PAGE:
Always planning for the last disaster

Feb. 2, 2009

We are always planning for the last big event. As the mining and commodities industries went into a once-in-a-century boom, miners and oil companies scrambled to increase their capacity to get the most out of it.

We are always planning for the last big event. As the mining and commodities industries went into a once-in-a-century boom, miners and oil companies scrambled to increase their capacity to get the most out of it.

The result? They missed it, and today they are trying to work out what to do with the excess equipment and assets. The automakers are trying desperately to protect themselves from further loss of marketshare and a prolonged downturn AFTER they have already been replaced as Americas source of vehicles, and after Toyota has already beaten them to the next big thing with the Prius.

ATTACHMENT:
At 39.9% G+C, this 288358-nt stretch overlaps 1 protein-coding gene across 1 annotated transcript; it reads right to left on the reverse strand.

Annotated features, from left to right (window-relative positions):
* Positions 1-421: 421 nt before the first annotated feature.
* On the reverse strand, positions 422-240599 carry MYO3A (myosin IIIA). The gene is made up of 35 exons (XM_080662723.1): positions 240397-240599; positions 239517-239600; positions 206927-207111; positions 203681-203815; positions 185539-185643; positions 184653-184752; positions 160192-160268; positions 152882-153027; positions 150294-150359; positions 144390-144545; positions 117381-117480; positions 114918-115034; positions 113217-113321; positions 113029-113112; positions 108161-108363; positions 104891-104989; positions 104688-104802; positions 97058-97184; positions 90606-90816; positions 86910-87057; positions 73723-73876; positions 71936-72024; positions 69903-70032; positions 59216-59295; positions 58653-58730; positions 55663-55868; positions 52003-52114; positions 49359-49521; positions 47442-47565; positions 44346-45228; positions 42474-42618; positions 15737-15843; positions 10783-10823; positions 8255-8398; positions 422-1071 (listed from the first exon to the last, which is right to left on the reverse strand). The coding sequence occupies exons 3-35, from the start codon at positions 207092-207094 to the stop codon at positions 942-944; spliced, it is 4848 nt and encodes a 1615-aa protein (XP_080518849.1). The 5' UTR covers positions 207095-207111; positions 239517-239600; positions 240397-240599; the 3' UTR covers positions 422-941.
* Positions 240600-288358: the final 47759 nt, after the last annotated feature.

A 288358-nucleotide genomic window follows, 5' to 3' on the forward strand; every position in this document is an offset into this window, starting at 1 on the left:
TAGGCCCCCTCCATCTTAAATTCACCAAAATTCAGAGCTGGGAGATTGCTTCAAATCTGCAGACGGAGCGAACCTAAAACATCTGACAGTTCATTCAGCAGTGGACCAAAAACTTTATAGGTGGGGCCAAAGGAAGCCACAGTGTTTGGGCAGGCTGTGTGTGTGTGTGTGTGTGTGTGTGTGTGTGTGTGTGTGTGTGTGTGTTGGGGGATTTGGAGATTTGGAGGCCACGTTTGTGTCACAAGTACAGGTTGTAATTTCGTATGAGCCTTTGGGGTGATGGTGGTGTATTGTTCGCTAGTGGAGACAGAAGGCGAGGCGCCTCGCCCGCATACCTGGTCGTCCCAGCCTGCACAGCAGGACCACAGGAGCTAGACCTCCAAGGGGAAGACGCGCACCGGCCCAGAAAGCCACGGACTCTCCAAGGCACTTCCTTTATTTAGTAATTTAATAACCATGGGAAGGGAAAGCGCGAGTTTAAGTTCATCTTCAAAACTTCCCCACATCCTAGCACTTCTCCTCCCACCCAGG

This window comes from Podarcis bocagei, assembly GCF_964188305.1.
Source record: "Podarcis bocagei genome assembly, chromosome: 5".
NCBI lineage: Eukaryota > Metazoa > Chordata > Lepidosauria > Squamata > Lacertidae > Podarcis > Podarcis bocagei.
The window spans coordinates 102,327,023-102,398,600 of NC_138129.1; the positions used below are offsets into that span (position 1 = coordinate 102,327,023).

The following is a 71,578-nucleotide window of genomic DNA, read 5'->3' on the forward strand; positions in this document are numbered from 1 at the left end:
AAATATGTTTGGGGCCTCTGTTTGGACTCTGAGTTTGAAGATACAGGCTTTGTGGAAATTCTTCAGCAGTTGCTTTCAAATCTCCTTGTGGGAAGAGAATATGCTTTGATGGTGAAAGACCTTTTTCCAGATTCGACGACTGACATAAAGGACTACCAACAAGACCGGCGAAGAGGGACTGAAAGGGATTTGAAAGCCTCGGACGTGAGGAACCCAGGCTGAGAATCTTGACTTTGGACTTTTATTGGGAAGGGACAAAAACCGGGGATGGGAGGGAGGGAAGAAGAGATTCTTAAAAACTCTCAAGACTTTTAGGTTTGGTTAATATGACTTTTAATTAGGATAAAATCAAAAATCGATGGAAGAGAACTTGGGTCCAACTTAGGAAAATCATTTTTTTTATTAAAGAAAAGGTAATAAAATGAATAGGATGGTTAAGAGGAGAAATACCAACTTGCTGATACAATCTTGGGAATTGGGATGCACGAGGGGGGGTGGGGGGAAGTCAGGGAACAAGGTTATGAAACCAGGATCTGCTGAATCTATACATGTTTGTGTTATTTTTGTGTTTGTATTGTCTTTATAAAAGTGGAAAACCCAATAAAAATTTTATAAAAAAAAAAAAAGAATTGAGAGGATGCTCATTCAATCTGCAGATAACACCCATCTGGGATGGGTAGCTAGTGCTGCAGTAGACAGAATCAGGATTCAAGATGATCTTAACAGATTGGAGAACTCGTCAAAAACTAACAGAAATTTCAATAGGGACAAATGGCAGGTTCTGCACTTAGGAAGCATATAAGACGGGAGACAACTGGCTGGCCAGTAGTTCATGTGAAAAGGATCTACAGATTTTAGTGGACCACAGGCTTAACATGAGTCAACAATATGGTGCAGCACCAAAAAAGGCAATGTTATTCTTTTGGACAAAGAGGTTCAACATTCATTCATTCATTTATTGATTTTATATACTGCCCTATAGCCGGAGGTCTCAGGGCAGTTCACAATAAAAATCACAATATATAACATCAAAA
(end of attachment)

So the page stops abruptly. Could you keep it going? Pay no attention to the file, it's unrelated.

We take our shares out to protect from further losses AFTER the stockmarket has already plummeted. We start to look for a new job after we finally realize that things aren't going so well here.

We are always preparing for what happened yesterday and not for what is happening today ... even in the most proactive of all disciplines: reliability engineering!

BP decided to do something serious (and they are very serious!) about safety after the Houston refinery explosion, companies tend to do something about asset reliability after they have already lost a packet due to poor performance, and consultancies (and practitioners) try to ramp up on resources and skills AFTER the need has already appeared.

Foolish, isn't it?

What if we could ensure strong and sustainable asset performance before we have a range of lost production opportunities? Or what if we could lower risk to tolerable levels before there was a significant safety event? What if we could secure our futures before we needed a job?  

There just might be something to this proactive idea after all ...

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